Optimization problems in network connectivity
Massachusetts Institute of Technology. Department of Electrical Engineering and Computer Science.
David R. Karger.
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Besides being one of the principal driving forces behind research in algorithmic theory for more than five decades, network optimization has assumed increased significance in recent times with the advent and widespread use of a variety of large-scale real-life networks. The primary goal of such networks is to connect vertices (representing a variety of real-life entities) in a robust and inexpensive manner, and to store and retrieve such connectivity information efficiently. In this thesis, we present efficient algorithms aimed at achieving these broad goals. The main results presented in this thesis are as follows. -- Cactus Construction. We give a near-linear time Monte Carlo algorithm for constructing a cactus representation of all the minimum cuts in an undirected graph. -- Cut Sparsification. A cut sparsifier of an undirected graph is a sparse graph on the same set of vertices that preserves its cut values up to small errors. We give new combinatorial and algorithmic results for constructing cut sparsifiers. -- Online Steiner Tree. Given an undirected graph as input, the goal of the Steiner tree problem is to select its minimum cost subgraph that connects a designated subset of vertices. We give the first online algorithm for the Steiner tree problem that has a poly-logarithmic competitive ratio when the input graph has both node and edge costs. -- Network Activation Problems. In the design of real-life wireless networks, a typical objective is to select one among a possible set of parameter values at each node such that the set of activated links satisfy some desired connectivity properties. We formalize this as the network activation model, and give approximation algorithms for various fundamental network design problems in this model.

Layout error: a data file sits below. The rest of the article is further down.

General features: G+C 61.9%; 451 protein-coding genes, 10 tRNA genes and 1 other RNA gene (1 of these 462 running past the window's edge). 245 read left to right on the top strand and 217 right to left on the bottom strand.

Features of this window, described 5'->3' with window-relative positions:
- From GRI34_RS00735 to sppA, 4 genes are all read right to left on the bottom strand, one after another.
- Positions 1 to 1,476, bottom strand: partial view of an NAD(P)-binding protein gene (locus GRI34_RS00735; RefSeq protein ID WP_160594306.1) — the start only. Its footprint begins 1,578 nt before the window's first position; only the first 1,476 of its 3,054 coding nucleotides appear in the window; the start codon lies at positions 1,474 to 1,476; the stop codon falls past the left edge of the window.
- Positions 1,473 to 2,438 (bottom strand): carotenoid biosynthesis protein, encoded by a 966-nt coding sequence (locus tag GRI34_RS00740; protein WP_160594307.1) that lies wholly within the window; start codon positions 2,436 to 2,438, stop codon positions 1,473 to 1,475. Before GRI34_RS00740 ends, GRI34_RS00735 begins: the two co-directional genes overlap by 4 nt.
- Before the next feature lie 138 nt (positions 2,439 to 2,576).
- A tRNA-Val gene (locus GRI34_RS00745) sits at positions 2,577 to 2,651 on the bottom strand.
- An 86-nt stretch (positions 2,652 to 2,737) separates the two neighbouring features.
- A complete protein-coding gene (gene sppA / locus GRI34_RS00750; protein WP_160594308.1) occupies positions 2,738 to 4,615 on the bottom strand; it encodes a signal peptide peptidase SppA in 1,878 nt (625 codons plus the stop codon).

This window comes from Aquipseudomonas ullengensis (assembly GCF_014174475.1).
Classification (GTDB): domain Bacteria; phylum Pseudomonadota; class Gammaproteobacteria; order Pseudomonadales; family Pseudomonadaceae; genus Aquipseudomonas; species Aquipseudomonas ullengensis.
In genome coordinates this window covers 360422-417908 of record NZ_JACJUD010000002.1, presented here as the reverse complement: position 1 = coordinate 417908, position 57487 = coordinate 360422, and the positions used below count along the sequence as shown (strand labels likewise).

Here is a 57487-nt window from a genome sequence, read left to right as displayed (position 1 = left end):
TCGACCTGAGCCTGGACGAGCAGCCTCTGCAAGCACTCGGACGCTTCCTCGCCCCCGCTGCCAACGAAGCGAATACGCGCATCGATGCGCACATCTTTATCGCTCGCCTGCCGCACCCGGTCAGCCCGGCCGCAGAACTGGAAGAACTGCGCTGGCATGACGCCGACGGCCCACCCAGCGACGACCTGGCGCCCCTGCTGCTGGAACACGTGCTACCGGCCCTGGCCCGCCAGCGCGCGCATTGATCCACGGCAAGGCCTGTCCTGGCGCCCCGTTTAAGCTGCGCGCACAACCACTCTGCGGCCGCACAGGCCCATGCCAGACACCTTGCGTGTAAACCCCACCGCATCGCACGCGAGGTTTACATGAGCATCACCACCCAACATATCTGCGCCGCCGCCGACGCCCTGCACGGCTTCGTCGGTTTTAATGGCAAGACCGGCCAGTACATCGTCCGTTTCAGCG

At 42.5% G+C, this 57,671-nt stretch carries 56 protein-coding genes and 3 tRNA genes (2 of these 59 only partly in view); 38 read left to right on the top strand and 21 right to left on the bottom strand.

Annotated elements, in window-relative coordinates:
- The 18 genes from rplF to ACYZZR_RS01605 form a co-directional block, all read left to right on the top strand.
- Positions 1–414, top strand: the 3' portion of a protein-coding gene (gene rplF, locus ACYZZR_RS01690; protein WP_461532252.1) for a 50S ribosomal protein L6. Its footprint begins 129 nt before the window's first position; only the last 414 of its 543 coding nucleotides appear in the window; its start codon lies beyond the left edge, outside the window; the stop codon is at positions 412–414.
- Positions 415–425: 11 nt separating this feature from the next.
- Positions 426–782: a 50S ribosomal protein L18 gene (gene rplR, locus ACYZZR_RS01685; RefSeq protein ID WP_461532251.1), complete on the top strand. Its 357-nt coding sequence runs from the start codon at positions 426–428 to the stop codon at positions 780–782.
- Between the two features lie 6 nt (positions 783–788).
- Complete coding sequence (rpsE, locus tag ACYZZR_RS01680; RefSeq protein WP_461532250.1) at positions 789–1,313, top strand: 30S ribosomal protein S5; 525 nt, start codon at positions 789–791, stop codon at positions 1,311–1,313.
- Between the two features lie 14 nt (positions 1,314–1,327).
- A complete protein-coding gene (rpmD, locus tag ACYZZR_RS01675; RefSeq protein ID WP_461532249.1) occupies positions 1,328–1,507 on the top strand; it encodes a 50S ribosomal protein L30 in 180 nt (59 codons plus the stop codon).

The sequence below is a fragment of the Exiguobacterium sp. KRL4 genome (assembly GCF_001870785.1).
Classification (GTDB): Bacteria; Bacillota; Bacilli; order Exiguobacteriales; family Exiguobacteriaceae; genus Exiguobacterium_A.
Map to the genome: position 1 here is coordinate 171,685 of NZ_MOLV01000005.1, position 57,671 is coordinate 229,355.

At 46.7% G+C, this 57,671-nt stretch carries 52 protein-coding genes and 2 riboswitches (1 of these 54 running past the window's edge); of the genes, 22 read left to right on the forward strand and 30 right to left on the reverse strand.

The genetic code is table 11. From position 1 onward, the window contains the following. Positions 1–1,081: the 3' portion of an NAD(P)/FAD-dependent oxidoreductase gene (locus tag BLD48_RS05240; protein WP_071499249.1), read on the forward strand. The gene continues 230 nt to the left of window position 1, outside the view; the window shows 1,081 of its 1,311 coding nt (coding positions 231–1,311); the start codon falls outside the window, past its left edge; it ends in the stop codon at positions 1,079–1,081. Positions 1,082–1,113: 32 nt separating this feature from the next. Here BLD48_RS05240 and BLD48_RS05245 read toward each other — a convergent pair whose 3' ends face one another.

Thesis (Ph. D.)--Massachusetts Institute of Technology, Dept. of Electrical Engineering and Computer Science, 2012.This electronic version was submitted by the student author. The certified thesis is available in the Institute Archives and Special Collections.Cataloged from student-submitted PDF version of thesis.Includes bibliographical references (p. 115-120).
DepartmentMassachusetts Institute of Technology. Department of Electrical Engineering and Computer Science.
Massachusetts Institute of Technology
Electrical Engineering and Computer Science.